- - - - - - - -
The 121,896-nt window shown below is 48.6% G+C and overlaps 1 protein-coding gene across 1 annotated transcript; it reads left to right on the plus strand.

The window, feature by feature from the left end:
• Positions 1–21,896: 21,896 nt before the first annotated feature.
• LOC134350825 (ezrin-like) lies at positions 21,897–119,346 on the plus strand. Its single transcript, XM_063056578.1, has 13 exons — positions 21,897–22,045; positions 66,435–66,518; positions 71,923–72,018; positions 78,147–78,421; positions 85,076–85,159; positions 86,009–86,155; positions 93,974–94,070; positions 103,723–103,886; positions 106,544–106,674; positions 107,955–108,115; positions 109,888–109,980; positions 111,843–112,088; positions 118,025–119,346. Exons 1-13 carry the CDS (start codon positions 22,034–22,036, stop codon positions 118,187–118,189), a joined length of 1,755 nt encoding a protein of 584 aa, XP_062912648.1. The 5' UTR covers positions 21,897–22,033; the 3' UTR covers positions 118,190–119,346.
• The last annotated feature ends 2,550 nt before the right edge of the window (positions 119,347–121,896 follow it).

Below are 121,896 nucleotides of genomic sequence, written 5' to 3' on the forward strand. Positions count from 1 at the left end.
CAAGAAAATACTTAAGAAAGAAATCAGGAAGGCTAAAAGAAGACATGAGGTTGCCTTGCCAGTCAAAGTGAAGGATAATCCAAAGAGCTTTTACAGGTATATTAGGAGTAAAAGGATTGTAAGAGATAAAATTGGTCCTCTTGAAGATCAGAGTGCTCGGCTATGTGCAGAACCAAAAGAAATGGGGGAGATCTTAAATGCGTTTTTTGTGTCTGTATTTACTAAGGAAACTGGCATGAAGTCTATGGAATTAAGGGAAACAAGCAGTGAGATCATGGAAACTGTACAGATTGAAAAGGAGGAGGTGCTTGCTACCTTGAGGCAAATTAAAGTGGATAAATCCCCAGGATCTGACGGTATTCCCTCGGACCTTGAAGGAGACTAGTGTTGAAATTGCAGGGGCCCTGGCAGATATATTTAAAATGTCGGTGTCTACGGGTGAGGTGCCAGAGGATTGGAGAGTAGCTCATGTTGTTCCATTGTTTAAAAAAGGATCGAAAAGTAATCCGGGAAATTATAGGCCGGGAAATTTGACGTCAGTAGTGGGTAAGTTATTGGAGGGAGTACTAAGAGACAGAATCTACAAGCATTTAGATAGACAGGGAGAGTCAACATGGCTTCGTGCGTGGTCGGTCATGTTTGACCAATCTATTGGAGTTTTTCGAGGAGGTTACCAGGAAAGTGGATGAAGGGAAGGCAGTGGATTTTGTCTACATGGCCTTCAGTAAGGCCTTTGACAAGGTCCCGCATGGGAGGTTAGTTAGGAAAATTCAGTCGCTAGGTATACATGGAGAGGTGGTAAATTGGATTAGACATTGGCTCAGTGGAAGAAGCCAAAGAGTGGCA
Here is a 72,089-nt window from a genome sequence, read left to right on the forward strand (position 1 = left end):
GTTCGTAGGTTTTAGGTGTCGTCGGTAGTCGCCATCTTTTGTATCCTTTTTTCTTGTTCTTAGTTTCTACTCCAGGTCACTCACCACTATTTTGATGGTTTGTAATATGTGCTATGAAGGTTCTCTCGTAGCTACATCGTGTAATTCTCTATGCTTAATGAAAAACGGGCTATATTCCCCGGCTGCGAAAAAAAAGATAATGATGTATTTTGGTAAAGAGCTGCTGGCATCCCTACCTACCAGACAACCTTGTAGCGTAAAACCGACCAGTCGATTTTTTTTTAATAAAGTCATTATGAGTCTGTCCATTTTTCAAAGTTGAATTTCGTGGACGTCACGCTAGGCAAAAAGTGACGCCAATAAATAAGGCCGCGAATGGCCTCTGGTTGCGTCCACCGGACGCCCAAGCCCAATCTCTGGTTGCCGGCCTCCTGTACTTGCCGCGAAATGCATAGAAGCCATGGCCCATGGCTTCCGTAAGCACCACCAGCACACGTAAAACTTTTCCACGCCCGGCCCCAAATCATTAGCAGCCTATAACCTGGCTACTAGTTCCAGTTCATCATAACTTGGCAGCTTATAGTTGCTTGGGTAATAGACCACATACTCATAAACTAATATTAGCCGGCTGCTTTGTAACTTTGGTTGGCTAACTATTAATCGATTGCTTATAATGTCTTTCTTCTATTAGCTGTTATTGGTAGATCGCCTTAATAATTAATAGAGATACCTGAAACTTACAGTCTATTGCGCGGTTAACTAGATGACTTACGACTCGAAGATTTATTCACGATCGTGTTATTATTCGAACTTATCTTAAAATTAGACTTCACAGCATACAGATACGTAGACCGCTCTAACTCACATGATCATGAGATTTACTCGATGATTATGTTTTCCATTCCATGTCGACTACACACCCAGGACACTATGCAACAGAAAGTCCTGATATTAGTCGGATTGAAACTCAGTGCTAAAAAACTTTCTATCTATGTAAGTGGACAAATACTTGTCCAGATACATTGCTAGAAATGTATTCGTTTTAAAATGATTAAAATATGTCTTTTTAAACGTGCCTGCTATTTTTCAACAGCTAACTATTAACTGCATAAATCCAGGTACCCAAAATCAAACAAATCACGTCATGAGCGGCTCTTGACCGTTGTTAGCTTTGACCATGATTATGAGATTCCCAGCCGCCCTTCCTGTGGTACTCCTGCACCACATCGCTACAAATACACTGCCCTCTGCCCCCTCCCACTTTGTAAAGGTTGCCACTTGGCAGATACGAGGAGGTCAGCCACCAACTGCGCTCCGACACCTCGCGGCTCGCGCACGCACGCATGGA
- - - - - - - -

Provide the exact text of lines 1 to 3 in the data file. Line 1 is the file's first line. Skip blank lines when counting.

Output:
The 121,896-nt window shown below is 48.6% G+C and overlaps 1 protein-coding gene across 1 annotated transcript; it reads left to right on the plus strand.

The window, feature by feature from the left end:
• Positions 1–21,896: 21,896 nt before the first annotated feature.